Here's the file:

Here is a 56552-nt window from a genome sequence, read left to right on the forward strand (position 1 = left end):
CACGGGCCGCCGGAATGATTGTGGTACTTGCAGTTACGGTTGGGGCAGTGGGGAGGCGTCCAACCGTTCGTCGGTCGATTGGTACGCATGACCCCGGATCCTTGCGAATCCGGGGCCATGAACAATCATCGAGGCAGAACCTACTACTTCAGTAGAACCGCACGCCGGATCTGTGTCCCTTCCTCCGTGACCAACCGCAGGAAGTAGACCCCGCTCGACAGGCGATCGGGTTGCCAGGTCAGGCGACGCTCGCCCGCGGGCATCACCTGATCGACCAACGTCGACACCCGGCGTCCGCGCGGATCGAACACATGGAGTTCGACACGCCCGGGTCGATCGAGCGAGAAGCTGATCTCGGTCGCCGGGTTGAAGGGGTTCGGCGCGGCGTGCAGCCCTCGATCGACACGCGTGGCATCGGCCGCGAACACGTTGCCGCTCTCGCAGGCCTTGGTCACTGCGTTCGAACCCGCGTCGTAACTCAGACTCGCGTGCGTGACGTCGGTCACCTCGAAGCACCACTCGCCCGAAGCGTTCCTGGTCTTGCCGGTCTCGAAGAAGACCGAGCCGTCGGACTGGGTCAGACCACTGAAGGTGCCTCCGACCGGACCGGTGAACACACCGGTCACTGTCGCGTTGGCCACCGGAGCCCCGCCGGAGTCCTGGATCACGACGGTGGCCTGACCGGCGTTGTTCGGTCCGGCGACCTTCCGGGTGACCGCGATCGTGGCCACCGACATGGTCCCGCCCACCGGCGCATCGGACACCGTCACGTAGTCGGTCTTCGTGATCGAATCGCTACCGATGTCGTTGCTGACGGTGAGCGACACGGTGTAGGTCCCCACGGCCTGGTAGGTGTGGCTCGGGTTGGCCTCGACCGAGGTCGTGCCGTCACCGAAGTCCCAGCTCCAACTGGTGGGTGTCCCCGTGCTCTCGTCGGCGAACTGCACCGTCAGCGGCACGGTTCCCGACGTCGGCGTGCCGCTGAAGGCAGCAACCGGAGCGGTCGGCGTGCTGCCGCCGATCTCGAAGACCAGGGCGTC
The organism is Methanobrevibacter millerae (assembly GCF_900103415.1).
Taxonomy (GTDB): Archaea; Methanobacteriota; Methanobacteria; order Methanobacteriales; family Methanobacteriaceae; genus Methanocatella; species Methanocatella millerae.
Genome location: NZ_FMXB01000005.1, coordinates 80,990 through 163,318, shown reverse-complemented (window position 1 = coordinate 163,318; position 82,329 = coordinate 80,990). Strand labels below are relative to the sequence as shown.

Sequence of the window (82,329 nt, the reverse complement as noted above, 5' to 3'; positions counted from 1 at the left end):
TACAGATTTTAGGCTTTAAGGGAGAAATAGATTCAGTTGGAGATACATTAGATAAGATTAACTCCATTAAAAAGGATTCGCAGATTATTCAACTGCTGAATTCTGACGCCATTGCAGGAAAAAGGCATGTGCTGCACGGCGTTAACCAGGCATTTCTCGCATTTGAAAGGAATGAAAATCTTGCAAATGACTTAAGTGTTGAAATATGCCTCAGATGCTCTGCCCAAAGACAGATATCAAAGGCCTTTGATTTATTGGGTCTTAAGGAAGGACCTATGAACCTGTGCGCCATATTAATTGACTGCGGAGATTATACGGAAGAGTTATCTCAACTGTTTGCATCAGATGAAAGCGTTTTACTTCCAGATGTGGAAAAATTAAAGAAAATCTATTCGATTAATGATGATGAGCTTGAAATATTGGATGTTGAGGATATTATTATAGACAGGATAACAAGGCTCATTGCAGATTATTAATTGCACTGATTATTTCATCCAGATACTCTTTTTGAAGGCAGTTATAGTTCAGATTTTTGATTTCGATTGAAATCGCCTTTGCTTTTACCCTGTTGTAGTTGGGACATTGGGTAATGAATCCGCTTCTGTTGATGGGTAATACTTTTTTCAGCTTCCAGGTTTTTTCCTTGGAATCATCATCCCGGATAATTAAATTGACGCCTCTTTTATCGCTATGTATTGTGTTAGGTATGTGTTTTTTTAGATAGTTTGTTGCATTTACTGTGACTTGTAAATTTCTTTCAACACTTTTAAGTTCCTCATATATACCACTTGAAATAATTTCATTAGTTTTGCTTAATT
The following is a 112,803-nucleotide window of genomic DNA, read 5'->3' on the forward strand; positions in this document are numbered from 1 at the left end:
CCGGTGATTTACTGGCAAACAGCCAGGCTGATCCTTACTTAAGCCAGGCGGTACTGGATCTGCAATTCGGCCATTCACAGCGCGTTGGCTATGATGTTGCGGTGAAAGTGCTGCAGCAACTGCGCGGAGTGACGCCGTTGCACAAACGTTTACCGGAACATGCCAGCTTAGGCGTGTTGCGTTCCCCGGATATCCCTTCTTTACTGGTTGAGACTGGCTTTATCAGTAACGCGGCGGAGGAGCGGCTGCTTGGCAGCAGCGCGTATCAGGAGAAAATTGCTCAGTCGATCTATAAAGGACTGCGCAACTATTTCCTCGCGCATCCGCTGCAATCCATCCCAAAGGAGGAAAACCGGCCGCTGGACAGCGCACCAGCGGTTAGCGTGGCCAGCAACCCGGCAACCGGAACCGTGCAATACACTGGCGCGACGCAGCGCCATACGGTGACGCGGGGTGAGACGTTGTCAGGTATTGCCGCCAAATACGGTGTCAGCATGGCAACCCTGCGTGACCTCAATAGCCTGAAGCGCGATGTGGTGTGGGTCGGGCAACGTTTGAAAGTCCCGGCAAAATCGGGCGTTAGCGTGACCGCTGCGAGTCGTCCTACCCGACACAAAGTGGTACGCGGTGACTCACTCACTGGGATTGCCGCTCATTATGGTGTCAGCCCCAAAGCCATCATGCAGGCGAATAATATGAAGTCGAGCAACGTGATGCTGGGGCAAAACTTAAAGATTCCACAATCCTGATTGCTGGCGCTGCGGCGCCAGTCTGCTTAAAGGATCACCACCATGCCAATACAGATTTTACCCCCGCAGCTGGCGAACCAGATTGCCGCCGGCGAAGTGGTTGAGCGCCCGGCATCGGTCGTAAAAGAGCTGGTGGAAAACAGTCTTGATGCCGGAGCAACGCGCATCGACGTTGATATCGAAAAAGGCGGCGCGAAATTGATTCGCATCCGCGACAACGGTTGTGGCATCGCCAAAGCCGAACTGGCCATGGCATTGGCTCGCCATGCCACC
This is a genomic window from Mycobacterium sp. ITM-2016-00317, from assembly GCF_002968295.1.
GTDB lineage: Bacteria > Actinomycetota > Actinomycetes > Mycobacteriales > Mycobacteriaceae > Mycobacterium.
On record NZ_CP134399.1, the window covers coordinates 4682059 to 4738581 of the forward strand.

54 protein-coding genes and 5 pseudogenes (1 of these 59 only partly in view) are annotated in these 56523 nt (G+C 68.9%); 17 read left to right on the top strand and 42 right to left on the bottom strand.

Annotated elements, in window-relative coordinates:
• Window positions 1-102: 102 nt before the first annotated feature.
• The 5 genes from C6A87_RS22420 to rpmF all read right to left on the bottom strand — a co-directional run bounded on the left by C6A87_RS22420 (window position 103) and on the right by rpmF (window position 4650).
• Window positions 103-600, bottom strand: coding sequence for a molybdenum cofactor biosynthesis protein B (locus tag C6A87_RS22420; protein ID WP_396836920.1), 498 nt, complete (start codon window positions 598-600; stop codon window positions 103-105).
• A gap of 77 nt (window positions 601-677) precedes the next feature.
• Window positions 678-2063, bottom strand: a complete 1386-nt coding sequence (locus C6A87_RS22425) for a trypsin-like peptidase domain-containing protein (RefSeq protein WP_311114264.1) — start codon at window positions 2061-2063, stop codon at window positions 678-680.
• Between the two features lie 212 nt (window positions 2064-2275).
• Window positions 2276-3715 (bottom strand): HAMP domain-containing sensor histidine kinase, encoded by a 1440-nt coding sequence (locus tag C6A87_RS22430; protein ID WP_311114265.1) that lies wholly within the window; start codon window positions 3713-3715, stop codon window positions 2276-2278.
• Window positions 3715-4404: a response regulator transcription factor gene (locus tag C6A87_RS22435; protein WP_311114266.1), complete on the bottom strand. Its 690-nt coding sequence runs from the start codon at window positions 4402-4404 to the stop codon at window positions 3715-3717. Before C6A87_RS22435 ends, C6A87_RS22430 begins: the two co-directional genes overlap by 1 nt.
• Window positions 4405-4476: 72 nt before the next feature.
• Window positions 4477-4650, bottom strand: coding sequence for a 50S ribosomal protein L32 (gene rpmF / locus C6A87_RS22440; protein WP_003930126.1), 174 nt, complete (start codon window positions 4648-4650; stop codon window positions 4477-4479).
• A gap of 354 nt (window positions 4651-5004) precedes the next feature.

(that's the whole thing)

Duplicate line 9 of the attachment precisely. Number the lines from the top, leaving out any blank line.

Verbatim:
CCGGTGATTTACTGGCAAACAGCCAGGCTGATCCTTACTTAAGCCAGGCGGTACTGGATCTGCAATTCGGCCATTCACAGCGCGTTGGCTATGATGTTGCGGTGAAAGTGCTGCAGCAACTGCGCGGAGTGACGCCGTTGCACAAACGTTTACCGGAACATGCCAGCTTAGGCGTGTTGCGTTCCCCGGATATCCCTTCTTTACTGGTTGAGACTGGCTTTATCAGTAACGCGGCGGAGGAGCGGCTGCTTGGCAGCAGCGCGTATCAGGAGAAAATTGCTCAGTCGATCTATAAAGGACTGCGCAACTATTTCCTCGCGCATCCGCTGCAATCCATCCCAAAGGAGGAAAACCGGCCGCTGGACAGCGCACCAGCGGTTAGCGTGGCCAGCAACCCGGCAACCGGAACCGTGCAATACACTGGCGCGACGCAGCGCCATACGGTGACGCGGGGTGAGACGTTGTCAGGTATTGCCGCCAAATACGGTGTCAGCATGGCAACCCTGCGTGACCTCAATAGCCTGAAGCGCGATGTGGTGTGGGTCGGGCAACGTTTGAAAGTCCCGGCAAAATCGGGCGTTAGCGTGACCGCTGCGAGTCGTCCTACCCGACACAAAGTGGTACGCGGTGACTCACTCACTGGGATTGCCGCTCATTATGGTGTCAGCCCCAAAGCCATCATGCAGGCGAATAATATGAAGTCGAGCAACGTGATGCTGGGGCAAAACTTAAAGATTCCACAATCCTGATTGCTGGCGCTGCGGCGCCAGTCTGCTTAAAGGATCACCACCATGCCAATACAGATTTTACCCCCGCAGCTGGCGAACCAGATTGCCGCCGGCGAAGTGGTTGAGCGCCCGGCATCGGTCGTAAAAGAGCTGGTGGAAAACAGTCTTGATGCCGGAGCAACGCGCATCGACGTTGATATCGAAAAAGGCGGCGCGAAATTGATTCGCATCCGCGACAACGGTTGTGGCATCGCCAAAGCCGAACTGGCCATGGCATTGGCTCGCCATGCCACC